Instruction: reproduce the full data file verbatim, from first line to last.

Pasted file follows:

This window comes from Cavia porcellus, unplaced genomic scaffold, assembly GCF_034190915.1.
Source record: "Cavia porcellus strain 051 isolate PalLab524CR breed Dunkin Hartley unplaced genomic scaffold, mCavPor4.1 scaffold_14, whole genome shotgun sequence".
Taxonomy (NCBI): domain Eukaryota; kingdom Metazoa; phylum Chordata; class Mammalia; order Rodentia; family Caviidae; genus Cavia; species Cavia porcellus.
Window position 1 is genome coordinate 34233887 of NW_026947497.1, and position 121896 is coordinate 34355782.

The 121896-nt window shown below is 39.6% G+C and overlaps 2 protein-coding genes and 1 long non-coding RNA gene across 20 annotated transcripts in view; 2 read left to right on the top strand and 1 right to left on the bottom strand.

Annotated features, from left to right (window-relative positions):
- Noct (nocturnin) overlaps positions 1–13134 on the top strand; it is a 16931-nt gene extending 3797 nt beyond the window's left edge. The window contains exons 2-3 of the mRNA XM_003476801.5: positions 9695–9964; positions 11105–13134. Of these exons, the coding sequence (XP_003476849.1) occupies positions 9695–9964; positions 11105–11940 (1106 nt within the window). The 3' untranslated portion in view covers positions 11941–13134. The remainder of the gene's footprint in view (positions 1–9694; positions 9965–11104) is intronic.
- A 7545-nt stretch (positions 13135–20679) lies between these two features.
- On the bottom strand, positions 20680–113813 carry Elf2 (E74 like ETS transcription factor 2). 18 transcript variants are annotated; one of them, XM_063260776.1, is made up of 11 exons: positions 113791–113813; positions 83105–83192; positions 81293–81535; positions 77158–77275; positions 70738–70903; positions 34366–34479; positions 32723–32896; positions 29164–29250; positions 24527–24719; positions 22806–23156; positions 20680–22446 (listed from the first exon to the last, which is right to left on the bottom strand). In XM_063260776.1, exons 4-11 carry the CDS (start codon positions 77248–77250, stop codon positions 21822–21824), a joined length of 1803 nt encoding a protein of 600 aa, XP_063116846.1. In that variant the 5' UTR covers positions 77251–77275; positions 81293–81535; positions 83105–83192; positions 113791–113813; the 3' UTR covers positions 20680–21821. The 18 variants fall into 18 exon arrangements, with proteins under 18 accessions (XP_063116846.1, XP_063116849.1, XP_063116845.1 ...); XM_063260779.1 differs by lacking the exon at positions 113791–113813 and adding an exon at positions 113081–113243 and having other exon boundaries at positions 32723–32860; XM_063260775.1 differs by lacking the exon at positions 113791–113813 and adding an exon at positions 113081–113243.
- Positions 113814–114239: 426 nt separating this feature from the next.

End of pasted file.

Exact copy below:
This window comes from Cavia porcellus, unplaced genomic scaffold, assembly GCF_034190915.1.
Source record: "Cavia porcellus strain 051 isolate PalLab524CR breed Dunkin Hartley unplaced genomic scaffold, mCavPor4.1 scaffold_14, whole genome shotgun sequence".
Taxonomy (NCBI): domain Eukaryota; kingdom Metazoa; phylum Chordata; class Mammalia; order Rodentia; family Caviidae; genus Cavia; species Cavia porcellus.
Window position 1 is genome coordinate 34233887 of NW_026947497.1, and position 121896 is coordinate 34355782.

The 121896-nt window shown below is 39.6% G+C and overlaps 2 protein-coding genes and 1 long non-coding RNA gene across 20 annotated transcripts in view; 2 read left to right on the top strand and 1 right to left on the bottom strand.

Annotated features, from left to right (window-relative positions):
- Noct (nocturnin) overlaps positions 1–13134 on the top strand; it is a 16931-nt gene extending 3797 nt beyond the window's left edge. The window contains exons 2-3 of the mRNA XM_003476801.5: positions 9695–9964; positions 11105–13134. Of these exons, the coding sequence (XP_003476849.1) occupies positions 9695–9964; positions 11105–11940 (1106 nt within the window). The 3' untranslated portion in view covers positions 11941–13134. The remainder of the gene's footprint in view (positions 1–9694; positions 9965–11104) is intronic.
- A 7545-nt stretch (positions 13135–20679) lies between these two features.
- On the bottom strand, positions 20680–113813 carry Elf2 (E74 like ETS transcription factor 2). 18 transcript variants are annotated; one of them, XM_063260776.1, is made up of 11 exons: positions 113791–113813; positions 83105–83192; positions 81293–81535; positions 77158–77275; positions 70738–70903; positions 34366–34479; positions 32723–32896; positions 29164–29250; positions 24527–24719; positions 22806–23156; positions 20680–22446 (listed from the first exon to the last, which is right to left on the bottom strand). In XM_063260776.1, exons 4-11 carry the CDS (start codon positions 77248–77250, stop codon positions 21822–21824), a joined length of 1803 nt encoding a protein of 600 aa, XP_063116846.1. In that variant the 5' UTR covers positions 77251–77275; positions 81293–81535; positions 83105–83192; positions 113791–113813; the 3' UTR covers positions 20680–21821. The 18 variants fall into 18 exon arrangements, with proteins under 18 accessions (XP_063116846.1, XP_063116849.1, XP_063116845.1 ...); XM_063260779.1 differs by lacking the exon at positions 113791–113813 and adding an exon at positions 113081–113243 and having other exon boundaries at positions 32723–32860; XM_063260775.1 differs by lacking the exon at positions 113791–113813 and adding an exon at positions 113081–113243.
- Positions 113814–114239: 426 nt separating this feature from the next.